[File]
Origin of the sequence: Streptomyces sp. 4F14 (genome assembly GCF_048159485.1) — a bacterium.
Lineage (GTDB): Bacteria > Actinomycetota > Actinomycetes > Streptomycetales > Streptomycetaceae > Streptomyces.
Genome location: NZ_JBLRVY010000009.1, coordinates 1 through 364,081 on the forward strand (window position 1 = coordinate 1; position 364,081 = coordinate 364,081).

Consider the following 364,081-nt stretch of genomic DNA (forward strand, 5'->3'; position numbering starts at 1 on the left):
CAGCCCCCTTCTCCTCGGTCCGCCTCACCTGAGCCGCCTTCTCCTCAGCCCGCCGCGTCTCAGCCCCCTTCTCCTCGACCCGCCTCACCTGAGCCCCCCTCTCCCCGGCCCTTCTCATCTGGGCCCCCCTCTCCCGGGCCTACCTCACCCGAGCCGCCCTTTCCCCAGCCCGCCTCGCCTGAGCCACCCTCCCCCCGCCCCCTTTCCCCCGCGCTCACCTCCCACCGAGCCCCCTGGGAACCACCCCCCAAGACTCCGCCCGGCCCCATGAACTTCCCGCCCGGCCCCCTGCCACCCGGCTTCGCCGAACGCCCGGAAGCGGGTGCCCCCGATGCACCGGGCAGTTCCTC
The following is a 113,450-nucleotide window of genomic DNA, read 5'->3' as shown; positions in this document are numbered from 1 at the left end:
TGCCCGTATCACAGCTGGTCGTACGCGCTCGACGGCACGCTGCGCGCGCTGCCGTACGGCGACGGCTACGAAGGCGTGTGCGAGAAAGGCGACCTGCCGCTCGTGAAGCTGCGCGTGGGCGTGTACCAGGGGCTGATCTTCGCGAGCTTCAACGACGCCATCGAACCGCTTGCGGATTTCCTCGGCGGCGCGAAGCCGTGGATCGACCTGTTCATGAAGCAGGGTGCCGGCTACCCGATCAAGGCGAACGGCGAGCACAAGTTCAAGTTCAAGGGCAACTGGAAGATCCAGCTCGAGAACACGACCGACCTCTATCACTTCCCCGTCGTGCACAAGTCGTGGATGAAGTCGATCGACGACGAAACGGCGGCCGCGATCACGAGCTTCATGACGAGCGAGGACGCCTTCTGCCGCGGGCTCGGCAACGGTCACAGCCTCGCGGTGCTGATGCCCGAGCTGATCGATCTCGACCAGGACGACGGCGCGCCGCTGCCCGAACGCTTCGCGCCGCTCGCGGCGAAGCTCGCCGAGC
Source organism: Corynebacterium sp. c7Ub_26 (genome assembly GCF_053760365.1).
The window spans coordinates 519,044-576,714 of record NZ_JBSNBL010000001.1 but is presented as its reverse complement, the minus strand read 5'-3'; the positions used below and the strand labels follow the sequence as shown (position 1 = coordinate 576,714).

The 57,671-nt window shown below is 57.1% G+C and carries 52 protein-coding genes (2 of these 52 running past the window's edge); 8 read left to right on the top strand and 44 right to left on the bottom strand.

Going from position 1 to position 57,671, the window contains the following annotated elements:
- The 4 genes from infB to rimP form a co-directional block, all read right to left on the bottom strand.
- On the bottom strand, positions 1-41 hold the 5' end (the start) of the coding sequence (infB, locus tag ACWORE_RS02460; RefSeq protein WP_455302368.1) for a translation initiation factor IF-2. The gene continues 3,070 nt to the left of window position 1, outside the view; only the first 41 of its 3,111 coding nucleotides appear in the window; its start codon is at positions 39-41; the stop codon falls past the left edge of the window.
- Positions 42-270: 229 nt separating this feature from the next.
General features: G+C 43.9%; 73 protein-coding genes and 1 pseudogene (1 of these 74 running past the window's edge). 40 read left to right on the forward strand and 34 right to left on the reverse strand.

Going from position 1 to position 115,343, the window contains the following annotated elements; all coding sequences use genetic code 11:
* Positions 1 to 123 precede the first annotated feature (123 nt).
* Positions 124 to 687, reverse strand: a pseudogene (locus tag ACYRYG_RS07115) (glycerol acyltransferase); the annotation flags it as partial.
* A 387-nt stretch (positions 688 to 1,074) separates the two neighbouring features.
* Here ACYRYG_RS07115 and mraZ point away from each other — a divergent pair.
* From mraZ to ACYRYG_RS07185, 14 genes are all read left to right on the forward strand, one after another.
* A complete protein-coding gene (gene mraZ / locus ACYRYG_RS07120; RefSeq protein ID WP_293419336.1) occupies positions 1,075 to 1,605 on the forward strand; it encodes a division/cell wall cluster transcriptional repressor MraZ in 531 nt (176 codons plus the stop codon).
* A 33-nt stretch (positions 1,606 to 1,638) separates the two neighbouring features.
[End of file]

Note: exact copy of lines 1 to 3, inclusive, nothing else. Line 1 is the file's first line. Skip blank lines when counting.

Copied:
Origin of the sequence: Streptomyces sp. 4F14 (genome assembly GCF_048159485.1) — a bacterium.
Lineage (GTDB): Bacteria > Actinomycetota > Actinomycetes > Streptomycetales > Streptomycetaceae > Streptomyces.
Genome location: NZ_JBLRVY010000009.1, coordinates 1 through 364,081 on the forward strand (window position 1 = coordinate 1; position 364,081 = coordinate 364,081).